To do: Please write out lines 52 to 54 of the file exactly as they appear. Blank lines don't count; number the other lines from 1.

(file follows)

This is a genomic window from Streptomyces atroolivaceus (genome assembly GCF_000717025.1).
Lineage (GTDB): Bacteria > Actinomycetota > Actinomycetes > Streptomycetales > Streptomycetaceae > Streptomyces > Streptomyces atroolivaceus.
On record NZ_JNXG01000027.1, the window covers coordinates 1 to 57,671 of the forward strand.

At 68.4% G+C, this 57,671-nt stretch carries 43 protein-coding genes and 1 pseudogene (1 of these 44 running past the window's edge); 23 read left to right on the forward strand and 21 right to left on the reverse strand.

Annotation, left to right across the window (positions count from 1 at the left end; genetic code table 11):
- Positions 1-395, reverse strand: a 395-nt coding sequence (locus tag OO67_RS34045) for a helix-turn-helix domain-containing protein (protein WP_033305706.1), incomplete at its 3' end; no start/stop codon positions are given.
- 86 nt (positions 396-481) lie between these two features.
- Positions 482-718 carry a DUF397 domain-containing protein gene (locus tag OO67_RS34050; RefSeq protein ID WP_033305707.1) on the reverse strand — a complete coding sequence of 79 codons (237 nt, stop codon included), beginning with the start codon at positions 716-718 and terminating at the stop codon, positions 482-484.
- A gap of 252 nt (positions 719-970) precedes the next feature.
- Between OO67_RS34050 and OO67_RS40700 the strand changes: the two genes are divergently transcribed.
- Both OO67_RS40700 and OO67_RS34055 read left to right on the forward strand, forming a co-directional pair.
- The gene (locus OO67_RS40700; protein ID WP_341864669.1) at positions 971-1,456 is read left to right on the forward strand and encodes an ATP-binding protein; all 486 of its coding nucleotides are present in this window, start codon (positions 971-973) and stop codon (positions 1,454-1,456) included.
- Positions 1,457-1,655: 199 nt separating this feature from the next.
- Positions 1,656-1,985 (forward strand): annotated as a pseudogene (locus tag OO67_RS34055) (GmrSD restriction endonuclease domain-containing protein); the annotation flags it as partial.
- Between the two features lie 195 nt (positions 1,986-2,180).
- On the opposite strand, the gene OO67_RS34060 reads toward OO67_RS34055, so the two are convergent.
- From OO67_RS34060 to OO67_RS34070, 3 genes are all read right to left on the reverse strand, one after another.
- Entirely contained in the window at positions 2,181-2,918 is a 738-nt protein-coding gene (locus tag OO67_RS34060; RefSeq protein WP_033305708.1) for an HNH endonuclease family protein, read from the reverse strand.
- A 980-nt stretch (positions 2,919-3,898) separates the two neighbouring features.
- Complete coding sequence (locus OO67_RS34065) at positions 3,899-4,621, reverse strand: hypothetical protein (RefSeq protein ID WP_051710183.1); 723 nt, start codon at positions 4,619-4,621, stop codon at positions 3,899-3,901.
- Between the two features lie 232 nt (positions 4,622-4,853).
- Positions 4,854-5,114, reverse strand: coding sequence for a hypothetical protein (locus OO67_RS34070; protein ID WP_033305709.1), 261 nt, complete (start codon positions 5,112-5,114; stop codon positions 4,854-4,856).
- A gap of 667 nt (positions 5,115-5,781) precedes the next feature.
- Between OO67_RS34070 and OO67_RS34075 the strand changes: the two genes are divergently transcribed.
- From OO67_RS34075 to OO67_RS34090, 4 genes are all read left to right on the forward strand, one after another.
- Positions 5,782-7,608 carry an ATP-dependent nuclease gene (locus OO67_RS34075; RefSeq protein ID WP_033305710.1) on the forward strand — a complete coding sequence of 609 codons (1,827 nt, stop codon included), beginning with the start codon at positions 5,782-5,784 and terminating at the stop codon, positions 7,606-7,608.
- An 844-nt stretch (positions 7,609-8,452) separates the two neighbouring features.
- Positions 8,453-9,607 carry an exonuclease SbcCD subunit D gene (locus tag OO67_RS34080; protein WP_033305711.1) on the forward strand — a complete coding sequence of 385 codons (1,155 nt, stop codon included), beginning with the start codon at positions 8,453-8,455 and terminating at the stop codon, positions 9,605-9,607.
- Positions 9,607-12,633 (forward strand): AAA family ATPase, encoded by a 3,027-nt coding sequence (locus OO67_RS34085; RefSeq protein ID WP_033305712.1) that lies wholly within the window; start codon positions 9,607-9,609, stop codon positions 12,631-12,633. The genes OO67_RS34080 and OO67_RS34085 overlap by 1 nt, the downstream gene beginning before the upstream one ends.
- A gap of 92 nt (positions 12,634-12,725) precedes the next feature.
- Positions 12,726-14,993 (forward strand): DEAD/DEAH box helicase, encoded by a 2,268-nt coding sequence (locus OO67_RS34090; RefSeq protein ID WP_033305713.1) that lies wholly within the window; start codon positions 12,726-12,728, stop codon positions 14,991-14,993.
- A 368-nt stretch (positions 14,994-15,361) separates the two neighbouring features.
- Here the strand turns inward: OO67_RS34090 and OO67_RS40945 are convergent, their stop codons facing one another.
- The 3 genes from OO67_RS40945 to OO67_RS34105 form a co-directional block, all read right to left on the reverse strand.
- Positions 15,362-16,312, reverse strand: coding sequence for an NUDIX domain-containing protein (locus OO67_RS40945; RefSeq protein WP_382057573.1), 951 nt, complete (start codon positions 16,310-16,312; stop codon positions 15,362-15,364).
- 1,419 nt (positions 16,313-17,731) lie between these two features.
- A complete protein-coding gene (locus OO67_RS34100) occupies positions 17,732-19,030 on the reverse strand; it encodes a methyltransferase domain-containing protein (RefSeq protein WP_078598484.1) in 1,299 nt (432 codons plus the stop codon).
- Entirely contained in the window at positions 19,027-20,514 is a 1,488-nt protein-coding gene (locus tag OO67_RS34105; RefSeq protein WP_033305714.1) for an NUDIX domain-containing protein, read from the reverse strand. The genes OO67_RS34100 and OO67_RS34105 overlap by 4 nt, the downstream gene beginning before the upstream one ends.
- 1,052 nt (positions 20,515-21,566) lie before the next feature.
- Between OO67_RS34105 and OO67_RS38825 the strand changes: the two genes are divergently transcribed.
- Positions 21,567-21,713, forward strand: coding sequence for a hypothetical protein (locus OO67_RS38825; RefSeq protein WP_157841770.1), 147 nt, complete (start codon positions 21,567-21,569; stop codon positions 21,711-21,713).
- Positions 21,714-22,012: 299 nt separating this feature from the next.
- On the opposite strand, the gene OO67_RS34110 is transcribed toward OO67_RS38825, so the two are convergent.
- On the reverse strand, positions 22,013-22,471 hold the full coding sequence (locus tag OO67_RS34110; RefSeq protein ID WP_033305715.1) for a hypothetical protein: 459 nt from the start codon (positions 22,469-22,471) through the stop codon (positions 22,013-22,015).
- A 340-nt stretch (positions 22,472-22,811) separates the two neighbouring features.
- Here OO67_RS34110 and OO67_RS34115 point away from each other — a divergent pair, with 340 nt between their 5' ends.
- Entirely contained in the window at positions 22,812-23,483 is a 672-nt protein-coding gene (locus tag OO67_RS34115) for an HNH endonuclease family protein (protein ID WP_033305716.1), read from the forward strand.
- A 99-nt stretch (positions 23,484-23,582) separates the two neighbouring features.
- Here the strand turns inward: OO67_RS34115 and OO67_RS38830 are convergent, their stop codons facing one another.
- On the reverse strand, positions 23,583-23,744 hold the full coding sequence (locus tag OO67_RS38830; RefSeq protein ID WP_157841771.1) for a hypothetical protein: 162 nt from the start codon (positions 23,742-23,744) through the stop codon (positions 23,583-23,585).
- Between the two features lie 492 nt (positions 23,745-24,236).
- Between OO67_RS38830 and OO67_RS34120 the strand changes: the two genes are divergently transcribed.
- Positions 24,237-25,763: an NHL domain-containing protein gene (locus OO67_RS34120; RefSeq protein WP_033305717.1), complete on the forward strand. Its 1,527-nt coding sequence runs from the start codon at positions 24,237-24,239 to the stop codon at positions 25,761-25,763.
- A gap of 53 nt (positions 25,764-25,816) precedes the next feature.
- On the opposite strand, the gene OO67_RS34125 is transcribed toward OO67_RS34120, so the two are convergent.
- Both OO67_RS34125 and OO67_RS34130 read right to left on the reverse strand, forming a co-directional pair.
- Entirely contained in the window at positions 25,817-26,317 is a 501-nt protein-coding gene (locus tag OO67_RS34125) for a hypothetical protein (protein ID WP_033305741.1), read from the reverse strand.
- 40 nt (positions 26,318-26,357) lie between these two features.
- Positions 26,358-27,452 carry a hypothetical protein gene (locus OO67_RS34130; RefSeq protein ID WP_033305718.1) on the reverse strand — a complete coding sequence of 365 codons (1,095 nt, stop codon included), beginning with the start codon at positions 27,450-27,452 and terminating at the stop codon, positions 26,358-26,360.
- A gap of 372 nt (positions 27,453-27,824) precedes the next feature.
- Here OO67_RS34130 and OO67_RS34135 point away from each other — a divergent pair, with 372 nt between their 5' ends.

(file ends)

- Between OO67_RS38830 and OO67_RS34120 the strand changes: the two genes are divergently transcribed.
- Positions 24,237-25,763: an NHL domain-containing protein gene (locus OO67_RS34120; RefSeq protein WP_033305717.1), complete on the forward strand. Its 1,527-nt coding sequence runs from the start codon at positions 24,237-24,239 to the stop codon at positions 25,761-25,763.
- A gap of 53 nt (positions 25,764-25,816) precedes the next feature.